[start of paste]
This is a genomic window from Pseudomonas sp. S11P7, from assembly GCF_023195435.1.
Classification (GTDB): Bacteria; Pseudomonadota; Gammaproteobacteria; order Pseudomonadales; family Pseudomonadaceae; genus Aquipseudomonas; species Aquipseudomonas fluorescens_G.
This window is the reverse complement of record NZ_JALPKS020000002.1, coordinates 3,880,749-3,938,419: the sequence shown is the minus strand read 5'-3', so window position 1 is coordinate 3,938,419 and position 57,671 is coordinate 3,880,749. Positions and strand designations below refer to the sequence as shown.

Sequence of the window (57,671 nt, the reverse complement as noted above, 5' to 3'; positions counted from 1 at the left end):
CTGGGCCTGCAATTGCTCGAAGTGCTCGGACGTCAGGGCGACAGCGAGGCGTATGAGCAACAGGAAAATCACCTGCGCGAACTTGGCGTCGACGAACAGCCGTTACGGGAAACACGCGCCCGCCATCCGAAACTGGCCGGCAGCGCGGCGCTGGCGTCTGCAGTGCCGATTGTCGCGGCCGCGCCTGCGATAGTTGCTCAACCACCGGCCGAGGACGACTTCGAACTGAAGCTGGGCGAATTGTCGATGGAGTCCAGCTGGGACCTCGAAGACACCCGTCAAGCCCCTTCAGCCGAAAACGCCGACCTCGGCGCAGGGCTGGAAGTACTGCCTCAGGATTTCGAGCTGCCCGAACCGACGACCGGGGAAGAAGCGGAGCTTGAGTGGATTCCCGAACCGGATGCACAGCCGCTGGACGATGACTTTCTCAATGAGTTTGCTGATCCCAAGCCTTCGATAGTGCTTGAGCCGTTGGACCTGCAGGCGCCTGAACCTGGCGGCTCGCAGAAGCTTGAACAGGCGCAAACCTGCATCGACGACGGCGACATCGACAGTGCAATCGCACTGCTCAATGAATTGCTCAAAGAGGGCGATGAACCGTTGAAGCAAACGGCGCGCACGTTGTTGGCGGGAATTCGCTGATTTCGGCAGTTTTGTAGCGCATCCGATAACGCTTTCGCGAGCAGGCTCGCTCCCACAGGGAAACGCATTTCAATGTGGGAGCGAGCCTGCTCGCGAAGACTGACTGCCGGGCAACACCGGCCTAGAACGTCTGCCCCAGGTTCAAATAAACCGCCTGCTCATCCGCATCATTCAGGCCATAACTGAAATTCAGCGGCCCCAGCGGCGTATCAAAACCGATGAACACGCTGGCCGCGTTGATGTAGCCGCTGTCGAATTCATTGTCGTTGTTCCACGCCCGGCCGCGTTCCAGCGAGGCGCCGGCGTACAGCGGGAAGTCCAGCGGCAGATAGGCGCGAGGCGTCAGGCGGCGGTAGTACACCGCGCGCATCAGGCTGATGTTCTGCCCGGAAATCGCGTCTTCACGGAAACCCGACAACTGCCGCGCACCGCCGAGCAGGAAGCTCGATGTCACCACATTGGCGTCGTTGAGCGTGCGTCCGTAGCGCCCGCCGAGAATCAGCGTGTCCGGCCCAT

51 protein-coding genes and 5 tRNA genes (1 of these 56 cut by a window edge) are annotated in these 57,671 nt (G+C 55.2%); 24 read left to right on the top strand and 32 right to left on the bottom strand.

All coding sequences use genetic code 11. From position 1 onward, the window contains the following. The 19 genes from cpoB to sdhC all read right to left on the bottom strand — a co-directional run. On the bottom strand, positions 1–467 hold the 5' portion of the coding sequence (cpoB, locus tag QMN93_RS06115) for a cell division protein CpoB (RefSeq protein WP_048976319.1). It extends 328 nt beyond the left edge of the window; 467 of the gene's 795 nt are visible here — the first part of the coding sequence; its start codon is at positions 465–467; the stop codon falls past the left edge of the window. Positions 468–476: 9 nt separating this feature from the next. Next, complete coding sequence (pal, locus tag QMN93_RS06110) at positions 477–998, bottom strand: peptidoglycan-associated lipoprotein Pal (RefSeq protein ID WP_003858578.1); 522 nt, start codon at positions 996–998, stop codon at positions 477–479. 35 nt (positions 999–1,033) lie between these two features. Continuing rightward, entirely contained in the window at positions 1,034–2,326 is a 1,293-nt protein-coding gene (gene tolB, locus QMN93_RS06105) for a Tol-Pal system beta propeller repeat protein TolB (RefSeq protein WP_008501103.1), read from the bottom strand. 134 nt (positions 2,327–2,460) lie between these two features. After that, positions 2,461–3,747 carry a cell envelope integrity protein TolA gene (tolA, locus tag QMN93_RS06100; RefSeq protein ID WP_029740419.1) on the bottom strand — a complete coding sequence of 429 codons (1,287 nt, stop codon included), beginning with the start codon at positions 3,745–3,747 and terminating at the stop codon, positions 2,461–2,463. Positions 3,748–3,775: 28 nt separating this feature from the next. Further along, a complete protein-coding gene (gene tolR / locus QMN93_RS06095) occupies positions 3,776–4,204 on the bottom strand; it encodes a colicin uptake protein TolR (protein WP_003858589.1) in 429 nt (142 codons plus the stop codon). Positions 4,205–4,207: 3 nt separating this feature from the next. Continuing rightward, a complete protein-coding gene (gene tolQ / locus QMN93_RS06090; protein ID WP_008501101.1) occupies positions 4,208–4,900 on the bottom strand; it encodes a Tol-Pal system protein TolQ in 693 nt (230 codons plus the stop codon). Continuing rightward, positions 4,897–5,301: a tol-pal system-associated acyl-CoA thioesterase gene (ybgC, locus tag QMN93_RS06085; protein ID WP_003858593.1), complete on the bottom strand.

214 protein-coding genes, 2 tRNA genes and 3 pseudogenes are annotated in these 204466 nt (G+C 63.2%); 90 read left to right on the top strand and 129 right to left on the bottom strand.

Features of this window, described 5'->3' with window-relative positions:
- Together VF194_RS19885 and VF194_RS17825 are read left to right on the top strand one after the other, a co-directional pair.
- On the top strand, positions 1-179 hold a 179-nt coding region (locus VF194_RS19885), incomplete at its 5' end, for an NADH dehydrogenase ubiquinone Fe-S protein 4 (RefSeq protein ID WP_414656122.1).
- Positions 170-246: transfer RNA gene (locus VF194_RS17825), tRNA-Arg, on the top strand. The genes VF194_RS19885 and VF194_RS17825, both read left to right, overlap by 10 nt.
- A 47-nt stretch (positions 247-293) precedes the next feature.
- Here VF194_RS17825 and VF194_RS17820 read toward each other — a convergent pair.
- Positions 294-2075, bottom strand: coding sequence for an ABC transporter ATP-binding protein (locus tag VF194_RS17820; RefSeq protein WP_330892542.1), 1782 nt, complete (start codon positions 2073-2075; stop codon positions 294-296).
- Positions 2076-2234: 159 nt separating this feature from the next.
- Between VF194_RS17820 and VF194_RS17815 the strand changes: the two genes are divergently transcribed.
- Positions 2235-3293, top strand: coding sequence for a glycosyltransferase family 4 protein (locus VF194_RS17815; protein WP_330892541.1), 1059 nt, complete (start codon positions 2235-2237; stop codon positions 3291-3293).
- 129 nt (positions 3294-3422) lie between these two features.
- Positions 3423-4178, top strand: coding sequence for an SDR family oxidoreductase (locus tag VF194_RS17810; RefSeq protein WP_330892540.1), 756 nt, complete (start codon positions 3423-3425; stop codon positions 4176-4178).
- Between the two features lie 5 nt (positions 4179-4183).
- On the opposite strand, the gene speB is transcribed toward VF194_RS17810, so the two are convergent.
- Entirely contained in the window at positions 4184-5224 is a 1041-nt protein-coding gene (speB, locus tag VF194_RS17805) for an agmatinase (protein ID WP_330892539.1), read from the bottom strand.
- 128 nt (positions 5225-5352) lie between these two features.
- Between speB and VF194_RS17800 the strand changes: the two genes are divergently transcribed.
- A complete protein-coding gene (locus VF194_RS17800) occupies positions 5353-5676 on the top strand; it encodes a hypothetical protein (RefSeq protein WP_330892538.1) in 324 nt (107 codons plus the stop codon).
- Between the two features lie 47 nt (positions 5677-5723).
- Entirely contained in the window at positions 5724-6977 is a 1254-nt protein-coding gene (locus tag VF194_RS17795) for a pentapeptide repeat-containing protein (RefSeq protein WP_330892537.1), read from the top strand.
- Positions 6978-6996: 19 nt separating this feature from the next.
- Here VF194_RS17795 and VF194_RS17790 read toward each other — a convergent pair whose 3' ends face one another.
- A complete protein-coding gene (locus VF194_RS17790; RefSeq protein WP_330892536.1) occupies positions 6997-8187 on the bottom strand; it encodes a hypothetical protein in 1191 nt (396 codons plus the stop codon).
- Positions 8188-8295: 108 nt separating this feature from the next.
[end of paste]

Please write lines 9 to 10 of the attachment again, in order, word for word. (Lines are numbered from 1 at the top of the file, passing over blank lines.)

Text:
Features of this window, described 5'->3' with window-relative positions:
- Together VF194_RS19885 and VF194_RS17825 are read left to right on the top strand one after the other, a co-directional pair.